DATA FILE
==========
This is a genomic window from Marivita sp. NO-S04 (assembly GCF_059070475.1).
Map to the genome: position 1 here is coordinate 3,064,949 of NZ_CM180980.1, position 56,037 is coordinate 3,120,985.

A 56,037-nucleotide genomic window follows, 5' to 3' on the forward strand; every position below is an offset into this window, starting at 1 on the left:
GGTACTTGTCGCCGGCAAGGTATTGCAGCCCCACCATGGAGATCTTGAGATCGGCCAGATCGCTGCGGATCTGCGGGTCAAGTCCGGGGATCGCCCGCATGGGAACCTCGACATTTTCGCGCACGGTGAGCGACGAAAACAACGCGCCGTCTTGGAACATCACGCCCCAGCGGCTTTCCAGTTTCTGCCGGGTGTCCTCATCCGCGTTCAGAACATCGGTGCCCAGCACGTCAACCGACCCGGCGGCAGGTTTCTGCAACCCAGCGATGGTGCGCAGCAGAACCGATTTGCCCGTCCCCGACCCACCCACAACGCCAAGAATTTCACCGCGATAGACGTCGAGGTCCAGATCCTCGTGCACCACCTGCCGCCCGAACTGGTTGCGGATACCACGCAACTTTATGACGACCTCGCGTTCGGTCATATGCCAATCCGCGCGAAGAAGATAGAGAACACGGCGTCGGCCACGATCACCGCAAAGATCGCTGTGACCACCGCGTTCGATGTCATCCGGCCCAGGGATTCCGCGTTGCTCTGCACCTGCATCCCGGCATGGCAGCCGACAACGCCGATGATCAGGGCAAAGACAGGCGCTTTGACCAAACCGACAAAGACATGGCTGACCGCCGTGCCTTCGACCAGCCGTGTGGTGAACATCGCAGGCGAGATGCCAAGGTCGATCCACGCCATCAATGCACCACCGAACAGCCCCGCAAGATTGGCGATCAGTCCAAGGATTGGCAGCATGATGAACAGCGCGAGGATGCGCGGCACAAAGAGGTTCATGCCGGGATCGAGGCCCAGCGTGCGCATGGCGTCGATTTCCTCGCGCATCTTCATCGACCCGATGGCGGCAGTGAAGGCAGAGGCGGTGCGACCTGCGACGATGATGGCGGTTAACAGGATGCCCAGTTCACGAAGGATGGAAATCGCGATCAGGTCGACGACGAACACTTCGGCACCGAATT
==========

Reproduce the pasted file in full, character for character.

This is a genomic window from Marivita sp. NO-S04 (assembly GCF_059070475.1).
Map to the genome: position 1 here is coordinate 3,064,949 of NZ_CM180980.1, position 56,037 is coordinate 3,120,985.

A 56,037-nucleotide genomic window follows, 5' to 3' on the forward strand; every position below is an offset into this window, starting at 1 on the left:
GGTACTTGTCGCCGGCAAGGTATTGCAGCCCCACCATGGAGATCTTGAGATCGGCCAGATCGCTGCGGATCTGCGGGTCAAGTCCGGGGATCGCCCGCATGGGAACCTCGACATTTTCGCGCACGGTGAGCGACGAAAACAACGCGCCGTCTTGGAACATCACGCCCCAGCGGCTTTCCAGTTTCTGCCGGGTGTCCTCATCCGCGTTCAGAACATCGGTGCCCAGCACGTCAACCGACCCGGCGGCAGGTTTCTGCAACCCAGCGATGGTGCGCAGCAGAACCGATTTGCCCGTCCCCGACCCACCCACAACGCCAAGAATTTCACCGCGATAGACGTCGAGGTCCAGATCCTCGTGCACCACCTGCCGCCCGAACTGGTTGCGGATACCACGCAACTTTATGACGACCTCGCGTTCGGTCATATGCCAATCCGCGCGAAGAAGATAGAGAACACGGCGTCGGCCACGATCACCGCAAAGATCGCTGTGACCACCGCGTTCGATGTCATCCGGCCCAGGGATTCCGCGTTGCTCTGCACCTGCATCCCGGCATGGCAGCCGACAACGCCGATGATCAGGGCAAAGACAGGCGCTTTGACCAAACCGACAAAGACATGGCTGACCGCCGTGCCTTCGACCAGCCGTGTGGTGAACATCGCAGGCGAGATGCCAAGGTCGATCCACGCCATCAATGCACCACCGAACAGCCCCGCAAGATTGGCGATCAGTCCAAGGATTGGCAGCATGATGAACAGCGCGAGGATGCGCGGCACAAAGAGGTTCATGCCGGGATCGAGGCCCAGCGTGCGCATGGCGTCGATTTCCTCGCGCATCTTCATCGACCCGATGGCGGCAGTGAAGGCAGAGGCGGTGCGACCTGCGACGATGATGGCGGTTAACAGGATGCCCAGTTCACGAAGGATGGAAATCGCGATCAGGTCGACGACGAACACTTCGGCACCGAATT